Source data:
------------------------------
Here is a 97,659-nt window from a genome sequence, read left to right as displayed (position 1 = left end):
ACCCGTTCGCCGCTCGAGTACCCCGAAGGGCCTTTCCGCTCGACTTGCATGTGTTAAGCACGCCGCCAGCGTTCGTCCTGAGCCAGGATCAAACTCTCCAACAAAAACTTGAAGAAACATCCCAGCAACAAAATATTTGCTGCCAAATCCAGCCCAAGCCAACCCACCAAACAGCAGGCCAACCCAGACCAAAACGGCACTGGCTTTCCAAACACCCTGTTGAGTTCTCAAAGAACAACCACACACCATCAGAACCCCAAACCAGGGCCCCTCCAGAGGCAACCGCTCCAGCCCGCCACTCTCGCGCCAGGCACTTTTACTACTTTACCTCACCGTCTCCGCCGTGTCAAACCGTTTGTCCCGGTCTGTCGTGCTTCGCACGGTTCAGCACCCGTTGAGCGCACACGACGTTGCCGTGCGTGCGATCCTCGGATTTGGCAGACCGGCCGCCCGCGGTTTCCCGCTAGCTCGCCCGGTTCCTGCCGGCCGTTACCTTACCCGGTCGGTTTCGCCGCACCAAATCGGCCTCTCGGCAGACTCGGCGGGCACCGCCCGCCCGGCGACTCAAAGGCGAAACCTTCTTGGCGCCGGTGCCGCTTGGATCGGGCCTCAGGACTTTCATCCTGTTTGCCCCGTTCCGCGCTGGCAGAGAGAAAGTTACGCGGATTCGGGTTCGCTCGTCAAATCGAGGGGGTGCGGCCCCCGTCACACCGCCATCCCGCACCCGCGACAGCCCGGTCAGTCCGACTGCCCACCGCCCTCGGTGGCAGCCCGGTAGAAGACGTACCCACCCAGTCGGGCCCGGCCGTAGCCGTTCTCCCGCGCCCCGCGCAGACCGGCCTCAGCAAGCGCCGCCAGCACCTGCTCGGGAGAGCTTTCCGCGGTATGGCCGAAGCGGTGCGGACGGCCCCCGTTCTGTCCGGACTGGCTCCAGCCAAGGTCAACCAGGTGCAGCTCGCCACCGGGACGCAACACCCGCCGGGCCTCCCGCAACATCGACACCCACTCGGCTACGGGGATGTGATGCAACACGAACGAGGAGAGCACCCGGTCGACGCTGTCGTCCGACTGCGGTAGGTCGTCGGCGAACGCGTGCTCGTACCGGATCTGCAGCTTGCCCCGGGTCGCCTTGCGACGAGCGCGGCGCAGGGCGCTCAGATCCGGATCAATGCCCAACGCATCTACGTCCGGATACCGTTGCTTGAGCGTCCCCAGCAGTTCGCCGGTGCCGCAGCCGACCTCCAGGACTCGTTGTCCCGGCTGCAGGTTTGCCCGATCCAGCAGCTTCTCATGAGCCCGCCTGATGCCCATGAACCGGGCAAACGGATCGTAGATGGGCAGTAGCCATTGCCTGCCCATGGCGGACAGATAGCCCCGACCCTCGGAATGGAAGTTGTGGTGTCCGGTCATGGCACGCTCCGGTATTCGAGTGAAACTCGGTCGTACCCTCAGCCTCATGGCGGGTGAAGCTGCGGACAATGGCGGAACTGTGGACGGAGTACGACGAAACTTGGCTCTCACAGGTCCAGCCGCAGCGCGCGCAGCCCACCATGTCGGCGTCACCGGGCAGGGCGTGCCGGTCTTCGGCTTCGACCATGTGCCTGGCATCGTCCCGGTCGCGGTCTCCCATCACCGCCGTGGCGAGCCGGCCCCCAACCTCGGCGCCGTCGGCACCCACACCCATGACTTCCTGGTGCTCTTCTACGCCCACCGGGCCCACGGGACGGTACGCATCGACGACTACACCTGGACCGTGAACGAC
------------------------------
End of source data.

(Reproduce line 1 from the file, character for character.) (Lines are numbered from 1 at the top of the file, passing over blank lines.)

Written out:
Here is a 97,659-nt window from a genome sequence, read left to right as displayed (position 1 = left end):